The fleet competing in the 23rd Mini Transat EuroChef is making headway with a very fluky NE’ly breeze both in terms of strength and direction.
As a result, the 84 competitors still out on the racetrack must not only optimise their sail choices but also focus on being in step with the wind. German sailor, Melwin Fink (920 – SignForCom) is proving to be especially adept at this and has been carving out an almost perfect trajectory since yesterday.
This is evidenced by the fact that he has stretched out his lead over Austria’s Christian Kargl (980 – All Hands on Deck) to 140 miles, whilst extending his advantage over the peloton to over 220 miles. The youngster is on a direct course for victory in Santa Cruz de La Palma where he’s expected to cross the finish line between 08:00 and 10:00 UTC on Thursday.
The sailors in the Mini Transat EuroChef will likely benefit from more pressure than forecast as they make for the Canaries. Indeed, the routing simulations which indicated a finish on Thursday evening for the leaders of the series boats, are now suggesting that the German skipper may well cross the line by mid-morning on Thursday (UTC). However, his rivals are now expected to make landfall from Friday morning, with bunches of finishers likely through until Monday evening.
If we look in detail at the routing, Christian Kargl is due to make the finish between 03:00 and 08:00 UTC on October 8. Meantime, his pursuers, Hugo Dhallenne (979 – YC Saint Lunaire) and Julie Simon (963 – Dynamips) are expected between 09:30 and 13:30 UTC.
The small group further back, which comprises Loïc Moisand (955 – Stratos), José Linares (860 – Vamos Vamos), Gauther Verdon (879 – TGS France), Thomas Grandin (138 – Poch’trot), Rémi Lamouret (880 – Gironde au Large), Pierre Meilhat 485 – Le Goût de la Vie), Nicolas Guibal (758 – Les œuvres de Pen Bron) and Francesco Renella (446 – Koati) is due to finish on Sunday.
The final competitors, including Camille Bertel (900 – Cap Ingelec), Pilar Pasanau (240 Gemese – Peter Punk), Marc-Eric Siewert (614 – Absolute Sailing Team) and Benjamin Costa (796 – Mini Malist), look set to complete the 1,350-mile course on Monday.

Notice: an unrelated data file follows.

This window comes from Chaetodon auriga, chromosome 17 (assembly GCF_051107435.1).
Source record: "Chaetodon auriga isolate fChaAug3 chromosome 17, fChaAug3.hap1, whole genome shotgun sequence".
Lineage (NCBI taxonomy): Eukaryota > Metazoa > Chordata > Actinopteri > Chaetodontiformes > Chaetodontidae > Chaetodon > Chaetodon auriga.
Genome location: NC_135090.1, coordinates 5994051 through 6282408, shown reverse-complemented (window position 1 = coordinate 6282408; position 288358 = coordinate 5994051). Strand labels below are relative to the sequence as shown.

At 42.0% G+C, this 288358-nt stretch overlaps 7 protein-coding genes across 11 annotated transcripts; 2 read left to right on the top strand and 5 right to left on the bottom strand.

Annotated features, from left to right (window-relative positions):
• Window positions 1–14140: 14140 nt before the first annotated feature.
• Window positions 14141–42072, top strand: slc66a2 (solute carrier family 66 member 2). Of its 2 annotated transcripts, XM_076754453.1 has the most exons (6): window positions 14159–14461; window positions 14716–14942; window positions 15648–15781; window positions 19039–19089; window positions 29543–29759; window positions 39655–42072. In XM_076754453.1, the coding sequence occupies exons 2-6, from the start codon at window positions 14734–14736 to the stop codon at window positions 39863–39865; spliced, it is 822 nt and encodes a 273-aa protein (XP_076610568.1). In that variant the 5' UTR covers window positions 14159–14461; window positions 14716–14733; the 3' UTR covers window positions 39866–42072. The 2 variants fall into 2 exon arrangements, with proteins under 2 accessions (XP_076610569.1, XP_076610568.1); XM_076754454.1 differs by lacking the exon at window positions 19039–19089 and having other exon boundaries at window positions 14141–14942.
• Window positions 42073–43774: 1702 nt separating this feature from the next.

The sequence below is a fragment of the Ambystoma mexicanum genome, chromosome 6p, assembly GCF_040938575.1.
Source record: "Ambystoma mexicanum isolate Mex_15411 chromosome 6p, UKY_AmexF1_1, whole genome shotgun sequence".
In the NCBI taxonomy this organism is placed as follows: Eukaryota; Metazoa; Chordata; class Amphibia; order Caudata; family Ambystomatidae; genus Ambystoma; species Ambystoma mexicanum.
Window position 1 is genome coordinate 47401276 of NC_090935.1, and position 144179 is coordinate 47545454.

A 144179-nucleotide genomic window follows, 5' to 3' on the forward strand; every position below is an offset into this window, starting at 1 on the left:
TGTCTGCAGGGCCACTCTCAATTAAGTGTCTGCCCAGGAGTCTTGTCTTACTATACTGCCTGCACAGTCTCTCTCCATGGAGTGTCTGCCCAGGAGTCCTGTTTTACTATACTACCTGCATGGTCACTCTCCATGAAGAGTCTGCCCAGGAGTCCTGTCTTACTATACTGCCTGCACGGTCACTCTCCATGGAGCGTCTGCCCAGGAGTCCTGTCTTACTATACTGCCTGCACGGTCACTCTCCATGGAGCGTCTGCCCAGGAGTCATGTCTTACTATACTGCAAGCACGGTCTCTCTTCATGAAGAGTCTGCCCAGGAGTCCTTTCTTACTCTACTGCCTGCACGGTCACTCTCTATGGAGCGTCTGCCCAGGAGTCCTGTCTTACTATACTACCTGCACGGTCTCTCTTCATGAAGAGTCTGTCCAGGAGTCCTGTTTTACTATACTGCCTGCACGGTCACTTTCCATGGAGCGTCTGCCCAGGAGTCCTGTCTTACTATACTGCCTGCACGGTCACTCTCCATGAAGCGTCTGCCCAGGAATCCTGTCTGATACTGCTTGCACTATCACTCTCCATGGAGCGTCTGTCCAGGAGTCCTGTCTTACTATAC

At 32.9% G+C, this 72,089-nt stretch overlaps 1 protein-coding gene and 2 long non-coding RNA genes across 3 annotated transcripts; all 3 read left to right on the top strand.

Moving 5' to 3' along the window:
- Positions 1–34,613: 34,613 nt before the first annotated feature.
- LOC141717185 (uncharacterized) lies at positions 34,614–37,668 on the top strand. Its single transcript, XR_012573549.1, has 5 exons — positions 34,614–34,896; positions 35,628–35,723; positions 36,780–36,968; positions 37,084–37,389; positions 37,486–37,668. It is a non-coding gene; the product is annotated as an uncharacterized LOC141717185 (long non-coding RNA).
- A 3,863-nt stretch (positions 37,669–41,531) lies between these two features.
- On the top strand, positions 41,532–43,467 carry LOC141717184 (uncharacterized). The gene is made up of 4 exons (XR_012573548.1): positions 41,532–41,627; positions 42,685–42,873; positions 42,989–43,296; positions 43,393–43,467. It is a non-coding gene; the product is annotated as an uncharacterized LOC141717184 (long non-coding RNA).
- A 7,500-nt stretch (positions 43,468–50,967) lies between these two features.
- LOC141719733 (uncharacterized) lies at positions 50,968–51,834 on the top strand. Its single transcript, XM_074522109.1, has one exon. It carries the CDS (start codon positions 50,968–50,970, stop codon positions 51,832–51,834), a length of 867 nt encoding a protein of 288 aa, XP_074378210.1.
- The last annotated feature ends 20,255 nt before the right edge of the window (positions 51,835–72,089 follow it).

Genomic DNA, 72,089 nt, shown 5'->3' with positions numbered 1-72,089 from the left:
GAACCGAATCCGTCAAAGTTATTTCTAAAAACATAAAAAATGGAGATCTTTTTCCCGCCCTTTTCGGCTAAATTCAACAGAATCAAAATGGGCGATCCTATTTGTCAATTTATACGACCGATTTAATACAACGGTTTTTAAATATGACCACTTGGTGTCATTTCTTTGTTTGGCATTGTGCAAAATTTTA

In the meantime, concentration is key as there is between 12 and 20 knots of NE’ly breeze accompanying the fleet, with some sizeable wind shifts at times. Within this context it’s important to adapt your sail plan as best you can and be right on top of your trimming, whilst also absolutely nailing the timing of your gybes.
Melwin Fink, who passed the latitude of Madeira midway through last night, seems to be controlling his trajectory impeccably. Aged just 19, the sailor’s background in dinghy sailing and the many miles he’s clocked up offshore on the family boat, particularly in the Baltic Sea, seem to have stood him in good stead as he’s bang on the pace in the Mini fleet. Over the past few hours, this has notably enabled him to stretch away from the skipper in second place.
Further astern, Hugo Dhallenne also has his foot to the floor. Over the past 12 hours, he’s once more managed to gain the edge over Julie Simon thanks to positioning himself around fifty milles further to the east than his rival, where he is able to benefit from more pressure. Moreover, he is currently the fastest of the fleet, boasting an average speed of 11.6 knots. For him, as is the case for the others, the name of the game is naturally to reduce his deficit in relation to the leader as much as possible and to secure the best possible place on the scoreboard prior to the second leg.
The second leg of the Mini Transat will sadly not include Victor d’Ersu (985 – Babouchka). Indeed, after the sailor from Saint Malo collided with a fishing boat on Monday morning offshore the Portuguese coast, he managed to carry out a complete check of his steed this Monday morning in the port of Cascais. Unfortunately, there is serious structural damage leaving him no other option than to inform Race Management of his official retirement from this 23rd Mini Transat EuroChef.